Control Center-Deployed package.Tri-Band satel-
 small INMARSAT flyaway kits and the                                                                grams is never easy. Fortunately, there’s
                                             lite terminals, including the Lightweight
 basic TDC package. Operationally,           Multiband Satellite Terminal and the Flyaway Tri-      an emerging consensus on the technical
 these packages increase bandwidth for       Band Satellite Terminal, provide reachback into        approaches within the community of
 lower cost enabling critical command        the Global Information Grid, while ICAP provides       interest. (Craig Agne, MITRE
 and control and in-transit visibility       voice, data, video, and message traffic user servic-   Corporation, contributed to this
 during the opening of the air base.         es. The NCC-D package provides network man-            article.)
                                             agement and information assurance, similar to
                                             fixed base NCCs. Collectively, the three parts of                    intercom ✭ April 2004 23
Online ✭
                                             TDC provide the same services in deployed loca-
                                             tions as in garrison.
 & Now

Lt. Gen. Carl G. O’Berry
By Mr. Don Gasper                                         great country. Although I
AFCA Staff Historian                                      no longer wear the uni-             Airman 2
                                                          form, I see my work today          Shook, co Class Carl O’Berry
                                                                                                       mmande              accepts a
   During his 38 years of service as an                                                     Service S          ro                    $
                                                          as a continuation of what                   quadron, f the 1926th Airw 10 check from Ma
                                                                                                              for being            ays and A           j. Peter E
Air Force communicator, Lt. Gen. Carl                     was begun with the advent of the                              Airman o            ir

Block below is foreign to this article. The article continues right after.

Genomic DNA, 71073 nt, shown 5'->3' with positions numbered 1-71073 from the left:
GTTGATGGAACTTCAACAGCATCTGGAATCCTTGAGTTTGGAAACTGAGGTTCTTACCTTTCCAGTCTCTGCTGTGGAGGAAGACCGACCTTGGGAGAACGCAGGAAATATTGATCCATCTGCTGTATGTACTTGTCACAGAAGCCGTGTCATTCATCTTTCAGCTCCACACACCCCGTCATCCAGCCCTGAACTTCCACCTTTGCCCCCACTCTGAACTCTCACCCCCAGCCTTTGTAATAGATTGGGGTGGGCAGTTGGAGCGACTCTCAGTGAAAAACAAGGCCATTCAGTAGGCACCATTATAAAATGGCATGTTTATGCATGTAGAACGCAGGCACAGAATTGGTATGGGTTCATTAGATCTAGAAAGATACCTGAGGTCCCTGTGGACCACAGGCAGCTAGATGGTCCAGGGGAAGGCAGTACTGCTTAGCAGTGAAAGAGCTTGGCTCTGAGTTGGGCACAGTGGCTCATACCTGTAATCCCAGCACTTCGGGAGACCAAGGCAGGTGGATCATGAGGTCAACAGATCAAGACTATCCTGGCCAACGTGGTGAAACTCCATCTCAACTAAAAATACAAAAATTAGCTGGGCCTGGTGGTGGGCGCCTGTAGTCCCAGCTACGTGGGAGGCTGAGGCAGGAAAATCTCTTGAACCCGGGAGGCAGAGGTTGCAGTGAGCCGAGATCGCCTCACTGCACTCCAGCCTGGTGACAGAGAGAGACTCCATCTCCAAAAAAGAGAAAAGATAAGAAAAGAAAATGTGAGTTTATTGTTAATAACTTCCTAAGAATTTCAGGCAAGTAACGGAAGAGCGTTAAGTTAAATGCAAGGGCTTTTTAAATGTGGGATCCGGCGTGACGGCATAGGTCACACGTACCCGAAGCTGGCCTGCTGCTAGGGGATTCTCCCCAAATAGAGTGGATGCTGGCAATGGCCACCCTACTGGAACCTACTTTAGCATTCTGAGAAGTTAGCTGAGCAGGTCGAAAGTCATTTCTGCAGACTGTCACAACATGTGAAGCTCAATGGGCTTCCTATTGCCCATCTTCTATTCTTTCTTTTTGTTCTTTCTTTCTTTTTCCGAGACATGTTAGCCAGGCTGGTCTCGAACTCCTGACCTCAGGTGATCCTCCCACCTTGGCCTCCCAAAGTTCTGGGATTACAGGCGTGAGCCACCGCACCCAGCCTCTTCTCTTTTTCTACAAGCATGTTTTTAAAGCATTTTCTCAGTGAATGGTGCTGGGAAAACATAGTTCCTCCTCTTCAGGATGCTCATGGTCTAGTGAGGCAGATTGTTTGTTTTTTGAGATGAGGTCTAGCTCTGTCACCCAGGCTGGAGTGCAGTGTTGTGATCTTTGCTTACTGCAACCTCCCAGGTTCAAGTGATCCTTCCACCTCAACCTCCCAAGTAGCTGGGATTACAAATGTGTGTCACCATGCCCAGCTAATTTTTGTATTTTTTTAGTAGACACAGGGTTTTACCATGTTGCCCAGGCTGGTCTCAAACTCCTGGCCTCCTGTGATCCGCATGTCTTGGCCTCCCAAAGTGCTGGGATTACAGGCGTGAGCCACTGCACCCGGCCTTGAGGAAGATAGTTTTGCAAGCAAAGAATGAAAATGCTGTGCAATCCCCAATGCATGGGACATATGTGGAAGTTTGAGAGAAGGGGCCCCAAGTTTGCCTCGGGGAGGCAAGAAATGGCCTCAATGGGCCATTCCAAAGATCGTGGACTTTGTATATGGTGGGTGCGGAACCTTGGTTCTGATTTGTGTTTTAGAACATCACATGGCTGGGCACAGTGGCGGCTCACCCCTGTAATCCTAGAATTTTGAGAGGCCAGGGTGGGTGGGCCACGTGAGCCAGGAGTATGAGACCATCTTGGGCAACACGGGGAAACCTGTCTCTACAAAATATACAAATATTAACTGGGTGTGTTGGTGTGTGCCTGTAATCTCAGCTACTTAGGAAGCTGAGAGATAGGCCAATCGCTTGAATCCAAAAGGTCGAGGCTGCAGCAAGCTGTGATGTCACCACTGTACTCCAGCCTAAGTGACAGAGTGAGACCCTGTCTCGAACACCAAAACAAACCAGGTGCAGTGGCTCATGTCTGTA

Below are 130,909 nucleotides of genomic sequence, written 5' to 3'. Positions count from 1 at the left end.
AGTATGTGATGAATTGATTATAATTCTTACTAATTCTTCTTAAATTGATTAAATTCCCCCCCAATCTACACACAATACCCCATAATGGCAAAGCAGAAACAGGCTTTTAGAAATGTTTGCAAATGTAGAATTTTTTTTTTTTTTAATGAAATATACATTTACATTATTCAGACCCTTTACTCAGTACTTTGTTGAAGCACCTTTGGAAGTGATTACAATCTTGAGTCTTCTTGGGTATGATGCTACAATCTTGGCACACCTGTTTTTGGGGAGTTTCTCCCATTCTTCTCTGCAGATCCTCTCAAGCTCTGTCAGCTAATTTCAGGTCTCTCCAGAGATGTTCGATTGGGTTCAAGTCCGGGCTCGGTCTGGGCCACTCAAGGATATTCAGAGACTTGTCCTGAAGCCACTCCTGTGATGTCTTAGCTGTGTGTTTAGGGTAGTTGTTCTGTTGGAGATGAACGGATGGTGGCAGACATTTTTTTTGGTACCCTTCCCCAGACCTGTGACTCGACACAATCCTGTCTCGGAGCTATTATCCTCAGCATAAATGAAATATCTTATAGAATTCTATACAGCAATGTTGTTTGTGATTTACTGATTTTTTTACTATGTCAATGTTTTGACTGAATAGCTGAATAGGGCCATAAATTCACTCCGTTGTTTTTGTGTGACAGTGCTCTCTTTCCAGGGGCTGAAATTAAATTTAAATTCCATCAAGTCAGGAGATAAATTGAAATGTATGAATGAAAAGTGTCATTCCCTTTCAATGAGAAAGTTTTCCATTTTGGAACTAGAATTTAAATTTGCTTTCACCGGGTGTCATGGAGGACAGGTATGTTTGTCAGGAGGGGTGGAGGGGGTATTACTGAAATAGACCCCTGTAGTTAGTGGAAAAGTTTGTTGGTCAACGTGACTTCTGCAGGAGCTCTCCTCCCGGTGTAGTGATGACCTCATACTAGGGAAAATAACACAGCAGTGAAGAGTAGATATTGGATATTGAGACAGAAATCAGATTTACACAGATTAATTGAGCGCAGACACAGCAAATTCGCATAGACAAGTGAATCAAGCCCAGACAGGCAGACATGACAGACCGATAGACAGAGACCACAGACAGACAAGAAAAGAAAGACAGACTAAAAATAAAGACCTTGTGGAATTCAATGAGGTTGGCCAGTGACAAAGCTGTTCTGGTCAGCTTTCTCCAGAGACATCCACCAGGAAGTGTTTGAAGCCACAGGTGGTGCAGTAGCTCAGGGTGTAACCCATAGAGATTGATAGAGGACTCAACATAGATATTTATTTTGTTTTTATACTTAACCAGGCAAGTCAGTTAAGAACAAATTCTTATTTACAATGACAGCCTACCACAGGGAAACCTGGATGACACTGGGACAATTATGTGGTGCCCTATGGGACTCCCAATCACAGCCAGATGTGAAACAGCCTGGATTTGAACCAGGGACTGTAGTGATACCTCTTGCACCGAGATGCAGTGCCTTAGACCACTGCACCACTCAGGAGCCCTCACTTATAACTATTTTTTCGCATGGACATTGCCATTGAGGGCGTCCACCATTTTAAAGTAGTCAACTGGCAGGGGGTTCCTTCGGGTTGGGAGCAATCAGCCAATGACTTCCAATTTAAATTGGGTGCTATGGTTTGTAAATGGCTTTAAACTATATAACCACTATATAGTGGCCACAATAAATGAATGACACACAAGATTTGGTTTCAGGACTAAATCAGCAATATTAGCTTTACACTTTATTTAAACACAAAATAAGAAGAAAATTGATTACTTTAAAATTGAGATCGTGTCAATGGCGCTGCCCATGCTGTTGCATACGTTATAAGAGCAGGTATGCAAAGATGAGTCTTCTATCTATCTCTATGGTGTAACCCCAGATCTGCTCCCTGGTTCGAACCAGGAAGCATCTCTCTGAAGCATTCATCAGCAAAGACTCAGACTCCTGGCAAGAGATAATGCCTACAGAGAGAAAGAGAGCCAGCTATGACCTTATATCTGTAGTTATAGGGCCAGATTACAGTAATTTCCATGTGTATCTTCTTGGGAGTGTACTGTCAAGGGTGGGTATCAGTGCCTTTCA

f the Mon Communications
G. O’Berry developed a passion for                                                                                                        th, June 1
                                                          Air Force Horizon initiative, and I plan with                                             959.
harnessing the power of information                       to see it to completion.”                          his family. However, his
technology to benefit airmen. Today,                          Of historical note, General O’Berry            continuing interest in developing tech-
General O’Berry continues to be                           was the last person on active duty to              nology to transform the way people
directly involved in this important                       have served in the Airways and Air                 interact in various operational environ-
operational endeavor as a guiding fig-                    Communications Service. In addition, ments led him in 2000 to join Boeing as
ure in industry.                                          while a communications lieutenant sta- vice president of Boeing Strategic
   During his military career, General                    tioned at Holloman AFB, N.M., during Architecture. In this role, he is charged
O’Berry contributed to numerous                           the early 1960s, he was one of 24 par-             with developing technology that will
advancements in communications. He                        ticipants in the Acceleration/Deceler-             create a network-centric global opera-
became architect and chief crusader for                   ation testing program conducted at the tional environment to encompass a
Horizon, a conceptual plan for devel-                     base for the Apollo space program.                 wide array of military applications.
opment, modernization, and integra-                       The young father of four decided to                     “My work today is vitally important
tion of joint and global communica-                       participate to supplement his income,              to the nation and to the people of
tions and information systems to                          and in experiencing as many as 35 Gs               America. I believe that industry must